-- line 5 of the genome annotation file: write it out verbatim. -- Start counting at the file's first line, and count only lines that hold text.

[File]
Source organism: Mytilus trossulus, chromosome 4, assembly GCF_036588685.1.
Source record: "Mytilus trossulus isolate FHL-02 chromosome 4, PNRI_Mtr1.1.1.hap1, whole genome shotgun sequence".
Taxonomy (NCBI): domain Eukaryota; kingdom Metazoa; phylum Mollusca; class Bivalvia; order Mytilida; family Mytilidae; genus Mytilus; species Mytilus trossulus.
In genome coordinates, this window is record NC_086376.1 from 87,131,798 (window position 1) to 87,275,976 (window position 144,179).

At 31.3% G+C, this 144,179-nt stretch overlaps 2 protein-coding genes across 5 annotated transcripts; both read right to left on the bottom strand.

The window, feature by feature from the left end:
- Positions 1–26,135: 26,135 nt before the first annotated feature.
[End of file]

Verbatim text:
At 31.3% G+C, this 144,179-nt stretch overlaps 2 protein-coding genes across 5 annotated transcripts; both read right to left on the bottom strand.